[MUSIC UP AND UNDER] BROOKE GLADSTONE: So, Bob. BOB GARFIELD: Brooke. BROOKE GLADSTONE: We cover the media here, right? Sometimes we cover cable. Sometimes we cover Comcast. BOB GARFIELD: Uh-huh. BROOKE GLADSTONE: And sometimes we nail our guests for conflicts of interest. So, Bob - BOB GARFIELD: Mm-hmm. BROOKE GLADSTONE: - what's the deal with this new website you've founded called Comcastmustdie.com? BOB GARFIELD: I happen to be a Comcast customer. I happen to be writing a book about how across a vast number of institutions, in the economy and society, the Internet is changing everything, essentially by ending a world in which we can be, as consumers and citizens, dictated to, and opening up a world in which the consumer is very much in control of his own destiny.
I had it very much in mind the day that I had some problems [LAUGHS] getting my Comcast Triple Play service - that's phone, Internet and TV — all bundled into the same package. And I, you know, I won't bore you with the details but it was, it was a nightmare, including vast hold times, including a lot of broken promises - and everything else. BROOKE GLADSTONE: So are you using your highly coveted, profoundly influential position of co-host of this program to solve your personal cable problem? BOB GARFIELD: Well, it's a question, of course, I ask myself not only as the co-host of On the Media but also as a critic of advertising for Advertising Age, which also covers Comcast.
I have a blog on Ad Age. It is the means by which I'm writing this book. In effect, I'm using the very principles of what I call "listenomics" to – [OVERTALK] BROOKE GLADSTONE: Patent pending? BOB GARFIELD: — to [LAUGHS], yes, patent pending. I'm using the very principles of listenomics to get the kind of feedback from readers that I think politicians and corporations must learn to get from their own customers and voters.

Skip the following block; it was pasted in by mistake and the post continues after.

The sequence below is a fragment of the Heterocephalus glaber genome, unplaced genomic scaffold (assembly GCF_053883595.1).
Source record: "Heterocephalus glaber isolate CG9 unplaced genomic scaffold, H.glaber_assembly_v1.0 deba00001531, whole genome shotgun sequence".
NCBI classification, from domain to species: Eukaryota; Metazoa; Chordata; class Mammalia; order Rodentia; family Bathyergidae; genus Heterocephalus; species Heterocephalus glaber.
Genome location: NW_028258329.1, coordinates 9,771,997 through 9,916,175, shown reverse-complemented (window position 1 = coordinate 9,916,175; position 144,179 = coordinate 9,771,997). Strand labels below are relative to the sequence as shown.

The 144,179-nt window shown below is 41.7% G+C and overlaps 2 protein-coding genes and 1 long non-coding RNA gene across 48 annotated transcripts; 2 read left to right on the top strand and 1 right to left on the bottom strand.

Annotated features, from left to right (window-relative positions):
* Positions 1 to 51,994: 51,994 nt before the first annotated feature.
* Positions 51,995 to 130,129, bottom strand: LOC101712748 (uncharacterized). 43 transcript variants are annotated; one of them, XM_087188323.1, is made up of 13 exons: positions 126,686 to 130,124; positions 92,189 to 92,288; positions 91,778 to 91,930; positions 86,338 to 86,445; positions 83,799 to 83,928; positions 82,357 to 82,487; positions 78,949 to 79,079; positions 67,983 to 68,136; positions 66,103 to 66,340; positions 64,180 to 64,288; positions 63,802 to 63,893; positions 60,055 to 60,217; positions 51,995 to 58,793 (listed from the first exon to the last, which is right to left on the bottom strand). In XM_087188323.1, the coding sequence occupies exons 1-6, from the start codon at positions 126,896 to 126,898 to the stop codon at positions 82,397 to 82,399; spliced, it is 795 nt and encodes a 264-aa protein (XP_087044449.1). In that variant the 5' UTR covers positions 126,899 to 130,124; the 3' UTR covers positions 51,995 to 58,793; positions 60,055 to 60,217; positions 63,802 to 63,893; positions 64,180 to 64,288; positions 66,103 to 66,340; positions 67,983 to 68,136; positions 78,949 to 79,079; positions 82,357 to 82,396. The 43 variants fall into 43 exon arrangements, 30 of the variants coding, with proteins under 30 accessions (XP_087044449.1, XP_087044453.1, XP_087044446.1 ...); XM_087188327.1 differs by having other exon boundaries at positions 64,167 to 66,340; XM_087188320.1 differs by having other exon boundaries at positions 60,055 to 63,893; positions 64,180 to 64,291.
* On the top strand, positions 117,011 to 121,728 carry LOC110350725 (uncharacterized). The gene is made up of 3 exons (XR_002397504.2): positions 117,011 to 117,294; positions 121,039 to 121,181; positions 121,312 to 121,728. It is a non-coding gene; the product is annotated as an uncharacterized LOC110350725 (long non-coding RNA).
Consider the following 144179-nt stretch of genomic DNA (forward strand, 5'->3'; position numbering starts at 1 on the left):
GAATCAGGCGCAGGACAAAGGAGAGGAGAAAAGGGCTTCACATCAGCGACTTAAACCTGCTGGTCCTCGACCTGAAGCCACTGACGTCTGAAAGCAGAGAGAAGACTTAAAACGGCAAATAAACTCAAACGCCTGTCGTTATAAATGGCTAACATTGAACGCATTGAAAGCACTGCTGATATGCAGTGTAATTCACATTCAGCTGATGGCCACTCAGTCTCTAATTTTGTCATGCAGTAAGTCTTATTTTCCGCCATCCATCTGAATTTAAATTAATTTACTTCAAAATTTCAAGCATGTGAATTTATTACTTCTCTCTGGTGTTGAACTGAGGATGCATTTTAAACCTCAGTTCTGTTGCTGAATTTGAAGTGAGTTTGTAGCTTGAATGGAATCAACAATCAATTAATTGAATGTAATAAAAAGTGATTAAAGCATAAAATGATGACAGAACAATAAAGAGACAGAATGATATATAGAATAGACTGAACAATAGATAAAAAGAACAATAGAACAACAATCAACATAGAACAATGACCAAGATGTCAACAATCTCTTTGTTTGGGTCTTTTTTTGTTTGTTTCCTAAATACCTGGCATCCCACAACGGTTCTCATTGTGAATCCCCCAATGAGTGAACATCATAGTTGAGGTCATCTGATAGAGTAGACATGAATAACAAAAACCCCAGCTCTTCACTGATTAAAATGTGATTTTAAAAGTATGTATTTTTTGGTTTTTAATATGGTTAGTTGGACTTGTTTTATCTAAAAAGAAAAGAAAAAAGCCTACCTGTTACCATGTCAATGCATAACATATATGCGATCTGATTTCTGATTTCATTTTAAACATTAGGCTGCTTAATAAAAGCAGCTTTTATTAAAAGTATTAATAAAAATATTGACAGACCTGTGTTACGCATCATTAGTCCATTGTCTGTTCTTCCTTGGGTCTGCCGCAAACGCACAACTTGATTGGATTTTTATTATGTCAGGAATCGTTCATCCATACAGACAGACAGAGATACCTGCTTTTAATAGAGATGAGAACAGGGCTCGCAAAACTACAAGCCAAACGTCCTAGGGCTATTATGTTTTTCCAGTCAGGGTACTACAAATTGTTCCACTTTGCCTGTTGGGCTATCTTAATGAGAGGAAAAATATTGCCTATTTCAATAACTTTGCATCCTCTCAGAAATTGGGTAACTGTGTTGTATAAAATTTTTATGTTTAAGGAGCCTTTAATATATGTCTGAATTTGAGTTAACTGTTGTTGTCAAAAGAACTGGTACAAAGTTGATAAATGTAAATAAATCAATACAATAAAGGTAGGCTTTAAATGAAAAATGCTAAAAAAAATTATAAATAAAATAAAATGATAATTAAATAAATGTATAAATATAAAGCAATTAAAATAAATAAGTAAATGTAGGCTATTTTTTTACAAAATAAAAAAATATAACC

And I posted a blog item which I thought had the catchy title of Comcast Must Die [LAUGHS], and it was about my experience, but mainly it was asking other consumers about the idea of forming an E-surrection against companies that treat us like — dirt. That's how I rationalized my decision, not trying to extort Comcast into solving my personal problem but trying to extort Comcast [LAUGHS] into solving every customer's problems.
Of course, every phone company and every cable company has a large number of people who are really angry with them. BROOKE GLADSTONE: Now, this show recently did an interview that was critical of Comcast's practice of cutting off lengthy uploads. Don't you think it'll hurt our credibility as, you know, a fair broker in this, if you've got a website called Comcast Must Die? BOB GARFIELD: Well, I'm afraid it does, actually, undercut our credibility, which is why I, of course, am going to recuse myself from anything that our show does with respect to Comcast. Happily enough, when — you did that interview, I was like in Estonia - BROOKE GLADSTONE: [LAUGHS] BOB GARFIELD: - or, you know, somewhere in the Baltics. BROOKE GLADSTONE: But the thing is, is that even though you aren't doing the interviews, you are, in fact, you know, very much identified with this program. And doesn't it give the On the Media imprimatur to your endeavor? BOB GARFIELD: Well, I hope it doesn't. I'm certainly not representing On the Media, WNYC, NPR, Advertising Age or anyone else but my own quest to drag this particular company kicking and screaming into the digital age.